The VIX: Beware!

I’m asked frequently why the VIX doesn’t seem to rally all that often or all that much. I tackled this question last October in a blog entitled The VIX: Hope Springs Eternal! but thought it was time for an update since something is going on with the VIX that is abnormal. Since early November of last year, the SPX has been increasing in a fairly orderly and consistent fashion. Given that, one would naturally expect the VIX to be decreasing. Instead, the VIX has been moving roughly sideways and has actually increased year-to-date (albeit slowly and inconsistently). Let’s look into the main drivers behind the VIX to see what’s behind this.

To review, the VIX, or formally the CBOE Volatility Index, measures the market’s expectations of forward-looking volatility. Constructed using 30-day implied volatilities of a range of put and call options on the S&P 500 index, it is often referred to as the “fear index” since it measures market risk and investor sentiment. An elevated VIX indicates that investors anticipate high volatility levels with large price swings; conversely, a low VIX suggests market stability and predictability. Just like the implied volatility of individual stocks, the VIX is affected by investors’ perceptions of future uncertainty, which in turn is affected by the direction of the SPX, the correlation between the individual components of the SPX, the VIX’s risk premium, and ongoing or impending systemic and geopolitical risks.

Like many stocks we have reviewed, the VIX is negatively correlated to the SPX, i.e., the two usually move in opposite directions from one another over short time periods. Since the beginning of the year, this has not been the case. Unusually, both the SPX and VIX are both positive YTD, with the SPX up 4.9% and the VIX 16.8% (or 2.2 vol points).

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Source: OptionMetrics

The relationship between the implied correlation of the SPX and that of its individual components, as measured by the CBOE COR3M index, also influences the VIX. In most cases, decreasing correlation reduces overall portfolio volatility due to increased diversification. Increasing correlation, such as occurred during the 2008 financial crisis, can lead to extreme tail events as all the individual components move in the same direction. As you can see below, COR3M has been decreasing sharply since last November:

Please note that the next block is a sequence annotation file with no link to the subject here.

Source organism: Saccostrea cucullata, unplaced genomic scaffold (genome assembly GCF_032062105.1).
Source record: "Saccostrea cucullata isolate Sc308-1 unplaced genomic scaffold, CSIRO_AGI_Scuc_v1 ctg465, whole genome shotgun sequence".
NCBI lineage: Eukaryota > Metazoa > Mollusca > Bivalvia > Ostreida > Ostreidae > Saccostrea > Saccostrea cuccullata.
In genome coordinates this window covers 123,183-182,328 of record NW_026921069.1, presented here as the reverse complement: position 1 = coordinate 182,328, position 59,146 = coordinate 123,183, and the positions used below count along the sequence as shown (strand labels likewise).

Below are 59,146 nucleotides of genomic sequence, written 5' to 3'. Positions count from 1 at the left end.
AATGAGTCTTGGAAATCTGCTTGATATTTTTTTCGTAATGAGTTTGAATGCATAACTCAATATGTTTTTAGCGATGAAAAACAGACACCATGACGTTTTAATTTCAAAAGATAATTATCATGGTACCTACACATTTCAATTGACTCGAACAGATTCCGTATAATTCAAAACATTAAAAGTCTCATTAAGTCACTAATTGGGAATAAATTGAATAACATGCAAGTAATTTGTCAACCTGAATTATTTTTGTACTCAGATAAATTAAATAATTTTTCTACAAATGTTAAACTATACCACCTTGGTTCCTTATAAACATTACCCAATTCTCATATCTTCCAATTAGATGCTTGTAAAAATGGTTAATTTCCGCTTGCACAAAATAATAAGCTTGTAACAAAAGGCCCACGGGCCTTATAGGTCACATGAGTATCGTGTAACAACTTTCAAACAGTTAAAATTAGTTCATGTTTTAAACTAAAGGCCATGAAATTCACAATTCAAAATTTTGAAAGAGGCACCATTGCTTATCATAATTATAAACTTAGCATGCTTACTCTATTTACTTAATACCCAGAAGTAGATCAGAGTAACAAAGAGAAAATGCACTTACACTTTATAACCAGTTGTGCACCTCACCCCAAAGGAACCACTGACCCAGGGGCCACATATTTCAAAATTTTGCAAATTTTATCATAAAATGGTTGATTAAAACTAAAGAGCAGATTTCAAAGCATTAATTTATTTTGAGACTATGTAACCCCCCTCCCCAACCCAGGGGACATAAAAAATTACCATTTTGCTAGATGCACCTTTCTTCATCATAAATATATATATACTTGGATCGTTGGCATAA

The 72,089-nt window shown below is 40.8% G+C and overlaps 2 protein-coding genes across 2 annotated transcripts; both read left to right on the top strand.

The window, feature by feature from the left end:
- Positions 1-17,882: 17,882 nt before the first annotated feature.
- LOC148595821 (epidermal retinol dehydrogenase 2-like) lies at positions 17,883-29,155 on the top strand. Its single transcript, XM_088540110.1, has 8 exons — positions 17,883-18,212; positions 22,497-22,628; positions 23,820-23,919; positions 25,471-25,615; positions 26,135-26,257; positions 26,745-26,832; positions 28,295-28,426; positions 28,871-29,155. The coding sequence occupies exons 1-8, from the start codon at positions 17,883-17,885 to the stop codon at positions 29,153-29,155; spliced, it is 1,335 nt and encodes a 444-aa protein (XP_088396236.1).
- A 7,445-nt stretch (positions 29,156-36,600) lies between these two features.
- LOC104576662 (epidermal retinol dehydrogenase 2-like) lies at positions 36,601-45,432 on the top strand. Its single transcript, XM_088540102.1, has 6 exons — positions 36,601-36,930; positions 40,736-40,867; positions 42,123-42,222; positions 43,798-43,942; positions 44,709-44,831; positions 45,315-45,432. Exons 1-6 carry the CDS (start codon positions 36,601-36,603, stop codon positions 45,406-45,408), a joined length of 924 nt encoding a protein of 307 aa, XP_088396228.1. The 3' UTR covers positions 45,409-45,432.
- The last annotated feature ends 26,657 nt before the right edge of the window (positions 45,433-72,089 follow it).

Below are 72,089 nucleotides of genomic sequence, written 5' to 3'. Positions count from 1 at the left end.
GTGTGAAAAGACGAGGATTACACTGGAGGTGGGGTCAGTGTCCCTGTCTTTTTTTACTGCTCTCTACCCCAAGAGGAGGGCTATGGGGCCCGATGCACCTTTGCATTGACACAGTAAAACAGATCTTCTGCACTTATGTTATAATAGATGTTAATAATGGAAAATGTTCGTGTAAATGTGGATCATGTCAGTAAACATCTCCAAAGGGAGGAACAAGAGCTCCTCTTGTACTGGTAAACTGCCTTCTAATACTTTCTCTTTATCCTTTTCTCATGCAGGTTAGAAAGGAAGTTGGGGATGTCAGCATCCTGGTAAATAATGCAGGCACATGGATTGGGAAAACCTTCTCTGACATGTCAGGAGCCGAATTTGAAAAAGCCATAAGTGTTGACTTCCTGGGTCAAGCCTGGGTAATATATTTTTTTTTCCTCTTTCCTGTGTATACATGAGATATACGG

CBOE 3-Month Implied Correlation Index (05/28/2021 – Current)

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Source: Google Finance

The VIX risk premium, or the difference between the level of the VIX and 30-day historical volatility, is also a factor. Since historical volatility is backwards looking, and the VIX (implied volatility) is forward looking, the difference may be interpreted as the uncertainty factor. As uncertainty increases, the VIX will increase, and vice versa. As you can see below, the VIX risk premium has remained more or less stable this year.

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Source: OptionMetrics

Since the technical factors I have mentioned so far — price direction, index component correlation, and risk premium — are unsupportive of a higher VIX, two explanations remain for the index’s sideways to higher price action so far this year.

First, geopolitical risks, although not directly tied to the VIX, have an effect on future perceptions of uncertainty and implied volatility due to their possible negative effects on the economy, and by extension, the SPX. The Caldara and Iacoviello GPR index provides an objective daily measure of geopolitical risk by counting the number of newspaper articles related to adverse geopolitical events. After some manipulation, a daily index centered around 100.00 is then calculated.

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Source: Dario Caldara and Matteo Iacoviello GPR Index

As you can see above, the index spiked at the beginning of the war in the Mideast last October and then decreased after the initial shock wore off. However, since then it has remained at relatively elevated levels, indicating that real concerns regarding the war in the Mideast, the war in Ukraine, and continued tensions with China and Russia continue to exist. These concerns have helped support the VIX, despite the other factors mentioned above.

The second explanation is that VIX traders may be skeptical of the year-to-date rally in the SPX and are concerned about a sharp sell-off that could propel the VIX higher. One surprise announcement from the Fed, one unpredicted economic indicator, or one political event could spike the VIX. The conclusion from both factors is the same: the upside/downside of being short the VIX at current levels doesn’t add up.